This test is based on the search for antibodies, which are produced by the body to fight pale treponema. For the analysis the patient’s blood, freed from blood balls – serum (serum) is used. This is the reason why the test is called serological. It is performed at mass prophylactic examinations of the population, several times during pregnancy and in some other cases.
A sample of blood from the ulnar vein is taken and introduced to the antigen. When a person is infected with syphilis, the Wasserman reaction test gives a positive result not immediately, but only after 6-7 weeks.
Proceeding from this, primary syphilis is divided into seronegative and seropositive stages.
At the seronegative stage of primary syphilis, Wasserman’s negative reaction can not serve as an indicator of the absence of the disease and more accurate diagnostic methods are used to confirm or disprove the diagnosis.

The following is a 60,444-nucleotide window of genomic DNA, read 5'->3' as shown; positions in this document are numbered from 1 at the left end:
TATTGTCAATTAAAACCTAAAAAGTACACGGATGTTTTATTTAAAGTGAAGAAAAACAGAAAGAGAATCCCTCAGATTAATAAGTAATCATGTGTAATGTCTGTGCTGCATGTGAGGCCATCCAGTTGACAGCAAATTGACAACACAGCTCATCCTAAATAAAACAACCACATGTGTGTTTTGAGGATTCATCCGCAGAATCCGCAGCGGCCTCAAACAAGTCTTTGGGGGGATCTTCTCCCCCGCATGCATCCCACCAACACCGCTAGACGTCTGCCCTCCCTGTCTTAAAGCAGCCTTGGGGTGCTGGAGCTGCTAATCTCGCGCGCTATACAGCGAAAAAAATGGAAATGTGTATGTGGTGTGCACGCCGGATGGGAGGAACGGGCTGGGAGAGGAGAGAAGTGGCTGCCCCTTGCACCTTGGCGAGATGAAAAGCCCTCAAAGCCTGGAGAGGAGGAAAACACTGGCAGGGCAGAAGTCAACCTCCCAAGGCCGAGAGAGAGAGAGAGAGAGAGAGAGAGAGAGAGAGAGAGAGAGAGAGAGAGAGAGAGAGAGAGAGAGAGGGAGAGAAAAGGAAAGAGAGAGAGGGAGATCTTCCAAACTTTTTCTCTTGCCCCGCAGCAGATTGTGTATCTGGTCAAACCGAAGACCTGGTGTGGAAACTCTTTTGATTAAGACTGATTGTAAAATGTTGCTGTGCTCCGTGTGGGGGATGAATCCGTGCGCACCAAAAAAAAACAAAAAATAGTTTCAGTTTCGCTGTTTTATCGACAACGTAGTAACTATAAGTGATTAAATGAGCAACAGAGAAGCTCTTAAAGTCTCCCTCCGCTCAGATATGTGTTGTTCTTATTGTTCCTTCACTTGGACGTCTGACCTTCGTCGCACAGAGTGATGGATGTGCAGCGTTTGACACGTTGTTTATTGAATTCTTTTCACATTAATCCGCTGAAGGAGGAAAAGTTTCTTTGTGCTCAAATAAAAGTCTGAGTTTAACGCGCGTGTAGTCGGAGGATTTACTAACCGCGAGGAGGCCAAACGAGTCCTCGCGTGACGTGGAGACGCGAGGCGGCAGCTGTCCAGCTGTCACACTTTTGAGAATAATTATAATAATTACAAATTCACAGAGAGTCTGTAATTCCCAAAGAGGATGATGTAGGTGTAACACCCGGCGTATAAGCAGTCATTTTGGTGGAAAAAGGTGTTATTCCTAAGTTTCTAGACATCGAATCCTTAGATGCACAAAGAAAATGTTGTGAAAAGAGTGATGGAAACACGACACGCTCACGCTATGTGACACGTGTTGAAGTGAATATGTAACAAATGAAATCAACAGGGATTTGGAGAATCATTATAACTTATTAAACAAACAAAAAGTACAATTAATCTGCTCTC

The positive Wasserman reaction can be of different extent of intensity. The intensity of the reaction (classed 1, 2, 3, or 4) indicates the severity of the condition, is denoted by the sign “+” with a certain index:
- 1 + 2+ – result is weakly positive
- 3+ – positive
- 4+ – strongly positive
The Wassermann’s Reaction test may also give FALSE positive results during pregnancy, after current or completely cured syphilis, under some other circumstances.
The Reaction of Immunofluorescence (RIF)
At RIF pale treponema, which is taken from a rabbit infected with syphilis, when interacting with the immune serum of a patient with syphilis gives a yellowish-greenish glow in a luminescent microscope. If a person is not infected with syphilis, then no glowing is observed. If the luminescence is detected, then its intensity is estimated in the same way as in the case of the Wasserman reaction test:
- 1+ or no glowing – negative
- 2+, 3+, 4+ – positive
The RIF gives a positive result in earlier stages of syphilis, because of its greater sensitivity.
The Reaction of Immobilization of Pale Treponeme (RIBT)